The Spread of Coronavirus in Cuba: Factors For and Against / Jeovany Jimenez Vega

Jeovany Jimenez Vega, 26 March 2020 — In the case of Cuba, what factors influence, positively or negatively, the spread of the current Corona Virus pandemic? The response to this question depends on a number of factors in any country, and ours cannot be an exception. The norm of displacement caused by globalization make it such that no country in the 21st century is immune to the infiltration of this disease, but in our case there are complicated circumstances that any analysis has to take into consideration.

Among the conditions named for slowing down and/or stopping the advance of this pandemic within Cuba we have to mention the standardized National Health System, which favors a rapid and centralized making of decisions to be implemented with the necessary urgency, such as an operative feedback of disease-related statistics in real time. The existence of a single public Education System already creates the potential for authorities to temporarily postpone the school year; while the measure is well oriented, insufficient access to students due to our limited internet coverage works against it.

In this sense it will be just as necessary to maintain the closure of all borders, the strict quarantining of Cubans returning from abroad and limiting, to its possible minimum, any inter-provincial movement, all of this strengthened by the concurrence of a political system with authoritarian elements and a population conditioned to obey after six decade of absolutism, which should facilitate, at least in theory, any massive confinement measures, such as the closure of all enterprises that the State, as absolute master, deems necessary.

When considering the factors that favor the spread of COVID-19, the first to cite, paradoxically, derives from what should be our primary strength, the National Health System, but in this case with regards to the atrocious deterioration of the hospital infrastructure, something evident in practically all the healthcare centers of a country that for six decades has hoisted it as a flag of propaganda, an “excellence” that it is not, thanks to the administrative decadence that has accumulated on all its levels.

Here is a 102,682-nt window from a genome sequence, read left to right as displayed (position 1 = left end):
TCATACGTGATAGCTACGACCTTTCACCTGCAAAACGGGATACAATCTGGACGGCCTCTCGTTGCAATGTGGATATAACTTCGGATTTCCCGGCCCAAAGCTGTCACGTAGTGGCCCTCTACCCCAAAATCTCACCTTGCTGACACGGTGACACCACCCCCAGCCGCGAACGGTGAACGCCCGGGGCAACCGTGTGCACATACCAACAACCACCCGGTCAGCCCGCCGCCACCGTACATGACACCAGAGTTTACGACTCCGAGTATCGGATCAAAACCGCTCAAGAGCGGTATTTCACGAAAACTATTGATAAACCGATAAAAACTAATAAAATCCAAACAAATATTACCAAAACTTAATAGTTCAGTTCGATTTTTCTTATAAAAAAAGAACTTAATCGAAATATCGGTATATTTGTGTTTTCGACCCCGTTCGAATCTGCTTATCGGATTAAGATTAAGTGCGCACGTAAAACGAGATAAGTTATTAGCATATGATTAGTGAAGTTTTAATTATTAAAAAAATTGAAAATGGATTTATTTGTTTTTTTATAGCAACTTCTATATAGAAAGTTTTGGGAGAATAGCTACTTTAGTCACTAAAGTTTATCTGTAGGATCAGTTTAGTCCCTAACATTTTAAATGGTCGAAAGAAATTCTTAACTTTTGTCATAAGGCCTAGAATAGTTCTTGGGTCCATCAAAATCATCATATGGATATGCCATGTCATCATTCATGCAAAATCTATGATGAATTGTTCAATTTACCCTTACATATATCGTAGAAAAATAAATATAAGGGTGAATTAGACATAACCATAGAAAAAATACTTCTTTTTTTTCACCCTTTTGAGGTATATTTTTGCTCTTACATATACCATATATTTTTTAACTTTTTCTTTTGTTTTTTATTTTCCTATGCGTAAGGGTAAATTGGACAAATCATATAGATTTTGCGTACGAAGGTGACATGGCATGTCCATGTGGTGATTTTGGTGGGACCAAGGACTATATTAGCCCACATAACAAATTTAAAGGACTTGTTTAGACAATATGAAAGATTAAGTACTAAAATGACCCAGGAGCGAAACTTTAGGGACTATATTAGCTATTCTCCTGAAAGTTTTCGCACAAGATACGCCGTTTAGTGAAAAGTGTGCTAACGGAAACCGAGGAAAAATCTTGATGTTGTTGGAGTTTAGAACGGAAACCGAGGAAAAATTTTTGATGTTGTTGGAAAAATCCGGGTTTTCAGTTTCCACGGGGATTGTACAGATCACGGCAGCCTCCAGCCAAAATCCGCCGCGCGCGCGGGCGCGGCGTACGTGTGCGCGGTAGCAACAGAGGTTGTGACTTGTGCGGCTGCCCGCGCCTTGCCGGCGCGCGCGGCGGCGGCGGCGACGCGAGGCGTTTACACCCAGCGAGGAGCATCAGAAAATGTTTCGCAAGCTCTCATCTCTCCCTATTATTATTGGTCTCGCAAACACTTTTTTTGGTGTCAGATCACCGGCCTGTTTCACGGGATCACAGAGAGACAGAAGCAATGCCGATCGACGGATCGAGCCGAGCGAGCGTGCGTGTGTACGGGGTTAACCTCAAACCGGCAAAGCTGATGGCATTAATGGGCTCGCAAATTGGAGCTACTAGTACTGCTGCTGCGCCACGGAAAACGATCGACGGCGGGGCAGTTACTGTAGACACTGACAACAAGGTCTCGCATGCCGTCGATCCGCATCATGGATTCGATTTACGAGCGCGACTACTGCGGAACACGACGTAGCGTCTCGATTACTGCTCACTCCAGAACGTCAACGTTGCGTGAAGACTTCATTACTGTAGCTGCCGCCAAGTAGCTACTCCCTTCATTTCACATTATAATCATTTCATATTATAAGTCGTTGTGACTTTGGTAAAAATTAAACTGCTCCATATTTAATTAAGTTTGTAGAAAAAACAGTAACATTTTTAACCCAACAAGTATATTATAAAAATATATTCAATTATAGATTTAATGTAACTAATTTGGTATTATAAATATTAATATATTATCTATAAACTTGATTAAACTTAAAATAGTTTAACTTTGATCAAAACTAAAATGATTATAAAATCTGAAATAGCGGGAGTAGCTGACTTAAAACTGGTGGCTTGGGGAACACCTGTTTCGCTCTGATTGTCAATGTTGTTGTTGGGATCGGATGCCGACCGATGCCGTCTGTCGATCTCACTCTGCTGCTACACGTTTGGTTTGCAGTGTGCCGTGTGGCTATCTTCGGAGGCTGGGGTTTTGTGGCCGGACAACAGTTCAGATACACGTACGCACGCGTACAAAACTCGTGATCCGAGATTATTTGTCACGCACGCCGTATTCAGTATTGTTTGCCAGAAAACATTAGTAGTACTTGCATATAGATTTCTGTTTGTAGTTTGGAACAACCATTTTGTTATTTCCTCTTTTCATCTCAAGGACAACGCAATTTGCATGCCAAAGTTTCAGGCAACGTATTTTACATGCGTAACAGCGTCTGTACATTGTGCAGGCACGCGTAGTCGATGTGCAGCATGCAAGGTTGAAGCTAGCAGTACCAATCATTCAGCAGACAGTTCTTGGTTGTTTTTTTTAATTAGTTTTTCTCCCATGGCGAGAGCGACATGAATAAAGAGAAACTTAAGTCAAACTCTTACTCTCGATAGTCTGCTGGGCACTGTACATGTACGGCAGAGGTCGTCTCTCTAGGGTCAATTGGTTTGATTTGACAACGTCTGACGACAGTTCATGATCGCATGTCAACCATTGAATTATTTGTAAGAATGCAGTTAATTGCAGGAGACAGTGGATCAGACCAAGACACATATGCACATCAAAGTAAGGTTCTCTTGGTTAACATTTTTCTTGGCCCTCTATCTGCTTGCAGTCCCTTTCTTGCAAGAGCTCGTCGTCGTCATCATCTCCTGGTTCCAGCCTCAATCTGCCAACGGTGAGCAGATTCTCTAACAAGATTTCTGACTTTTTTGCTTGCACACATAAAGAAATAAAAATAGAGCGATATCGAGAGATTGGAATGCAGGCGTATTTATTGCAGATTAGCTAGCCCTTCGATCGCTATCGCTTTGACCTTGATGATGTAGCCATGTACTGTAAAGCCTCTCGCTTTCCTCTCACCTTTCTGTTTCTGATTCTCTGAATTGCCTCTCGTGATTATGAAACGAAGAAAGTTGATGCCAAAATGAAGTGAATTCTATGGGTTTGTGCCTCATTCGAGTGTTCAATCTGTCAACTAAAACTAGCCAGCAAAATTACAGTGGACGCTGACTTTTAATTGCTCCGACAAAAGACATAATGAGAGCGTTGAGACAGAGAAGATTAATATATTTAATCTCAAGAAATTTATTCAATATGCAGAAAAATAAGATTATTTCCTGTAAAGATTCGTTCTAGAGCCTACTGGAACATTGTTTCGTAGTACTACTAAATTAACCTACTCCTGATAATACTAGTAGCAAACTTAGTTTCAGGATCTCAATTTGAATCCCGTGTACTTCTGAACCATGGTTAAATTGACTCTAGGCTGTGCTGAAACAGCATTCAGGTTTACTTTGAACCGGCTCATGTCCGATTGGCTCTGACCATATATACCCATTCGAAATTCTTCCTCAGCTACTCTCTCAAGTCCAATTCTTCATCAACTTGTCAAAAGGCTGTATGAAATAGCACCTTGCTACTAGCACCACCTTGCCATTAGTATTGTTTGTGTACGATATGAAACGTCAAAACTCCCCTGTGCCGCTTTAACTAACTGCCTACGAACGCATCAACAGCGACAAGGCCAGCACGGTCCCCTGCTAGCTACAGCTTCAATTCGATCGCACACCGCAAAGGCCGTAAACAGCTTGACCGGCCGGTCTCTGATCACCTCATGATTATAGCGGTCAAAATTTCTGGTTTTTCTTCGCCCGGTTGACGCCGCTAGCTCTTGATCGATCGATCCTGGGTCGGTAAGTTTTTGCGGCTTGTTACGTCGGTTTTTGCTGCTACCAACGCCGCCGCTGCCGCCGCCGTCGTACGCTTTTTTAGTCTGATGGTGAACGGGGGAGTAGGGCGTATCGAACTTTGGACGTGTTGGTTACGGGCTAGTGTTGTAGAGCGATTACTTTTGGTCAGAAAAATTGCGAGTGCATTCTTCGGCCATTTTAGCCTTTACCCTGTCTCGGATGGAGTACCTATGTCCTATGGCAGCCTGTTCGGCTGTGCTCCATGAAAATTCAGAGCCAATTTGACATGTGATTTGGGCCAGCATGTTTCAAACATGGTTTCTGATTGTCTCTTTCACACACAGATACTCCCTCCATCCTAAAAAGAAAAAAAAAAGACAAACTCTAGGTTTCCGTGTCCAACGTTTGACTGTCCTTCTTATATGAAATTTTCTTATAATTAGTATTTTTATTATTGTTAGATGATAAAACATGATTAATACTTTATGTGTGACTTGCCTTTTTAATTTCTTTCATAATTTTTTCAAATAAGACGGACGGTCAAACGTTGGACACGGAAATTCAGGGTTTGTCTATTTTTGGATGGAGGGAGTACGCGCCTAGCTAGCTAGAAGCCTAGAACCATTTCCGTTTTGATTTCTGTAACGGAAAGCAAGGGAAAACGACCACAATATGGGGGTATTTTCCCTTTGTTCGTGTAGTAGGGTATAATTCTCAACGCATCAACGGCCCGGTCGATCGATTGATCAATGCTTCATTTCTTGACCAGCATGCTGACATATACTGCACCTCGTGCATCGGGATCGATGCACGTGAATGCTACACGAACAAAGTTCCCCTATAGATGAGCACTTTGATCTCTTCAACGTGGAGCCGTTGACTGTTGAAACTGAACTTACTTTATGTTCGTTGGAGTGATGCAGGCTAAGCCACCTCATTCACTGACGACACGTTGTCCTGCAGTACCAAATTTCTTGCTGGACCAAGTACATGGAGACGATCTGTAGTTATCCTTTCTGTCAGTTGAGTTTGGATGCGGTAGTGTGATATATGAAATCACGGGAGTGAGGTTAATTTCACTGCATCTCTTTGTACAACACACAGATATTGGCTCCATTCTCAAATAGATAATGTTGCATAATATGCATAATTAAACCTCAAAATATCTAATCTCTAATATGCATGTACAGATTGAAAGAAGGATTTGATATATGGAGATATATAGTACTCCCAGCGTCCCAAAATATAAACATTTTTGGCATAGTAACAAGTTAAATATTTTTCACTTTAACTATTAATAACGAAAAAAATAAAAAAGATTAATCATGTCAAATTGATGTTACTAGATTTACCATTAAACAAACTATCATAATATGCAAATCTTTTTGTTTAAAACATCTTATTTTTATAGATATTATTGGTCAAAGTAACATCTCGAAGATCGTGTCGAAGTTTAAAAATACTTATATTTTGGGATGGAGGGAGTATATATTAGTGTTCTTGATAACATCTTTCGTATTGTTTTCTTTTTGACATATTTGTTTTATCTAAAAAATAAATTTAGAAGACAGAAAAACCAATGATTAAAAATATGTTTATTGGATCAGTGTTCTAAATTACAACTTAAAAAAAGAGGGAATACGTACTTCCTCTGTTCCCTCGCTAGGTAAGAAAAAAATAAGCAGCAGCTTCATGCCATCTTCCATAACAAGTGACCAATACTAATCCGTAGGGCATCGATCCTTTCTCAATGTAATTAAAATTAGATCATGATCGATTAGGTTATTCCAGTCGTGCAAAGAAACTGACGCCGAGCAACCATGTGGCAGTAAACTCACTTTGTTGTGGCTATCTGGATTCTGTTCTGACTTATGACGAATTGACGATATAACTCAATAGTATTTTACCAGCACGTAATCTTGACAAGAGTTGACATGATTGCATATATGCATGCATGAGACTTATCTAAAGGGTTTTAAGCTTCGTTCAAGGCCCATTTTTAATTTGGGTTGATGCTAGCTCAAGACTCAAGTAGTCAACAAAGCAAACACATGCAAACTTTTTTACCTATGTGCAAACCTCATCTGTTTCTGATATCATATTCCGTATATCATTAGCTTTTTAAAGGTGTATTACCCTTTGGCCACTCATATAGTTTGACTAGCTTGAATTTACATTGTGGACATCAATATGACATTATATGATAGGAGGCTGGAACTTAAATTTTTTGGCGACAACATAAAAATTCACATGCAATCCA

Here I am not talking about the lack of advanced equipment; I am talking about half-ruined public and private hospitals, I am talking about makeshift offices in old agricultural stands, whose conditions, at other latitudes, would be shut down as a health hazard, without running water, barely conditioned with a coat of quicklime, poorly lit and with even worse ventilation. I am talking about the scarcity or absolute lack of supplies, from lab chemicals to a long list of medications whose absences in our pharmacies had already become endemic.

To all of this we have to add the dissatisfaction of health care workers with multiple professional frustrations, multiplied tenfold by the constant exodus of colleagues, either as Medical Mission officials or as emigrants, which leaves those who remain working in Cuba with an arduous overload of under-compensated work, professionals whose altruism and and elevated human quality – in which I have absolute confidence – has been poorly matched by a system that disrespects them with a miserable salary, not to mention the preventable lack of the most basic protective measures, already unacceptable before the crisis that draws near, that will place health personnel in a situation of immeasurably high risk.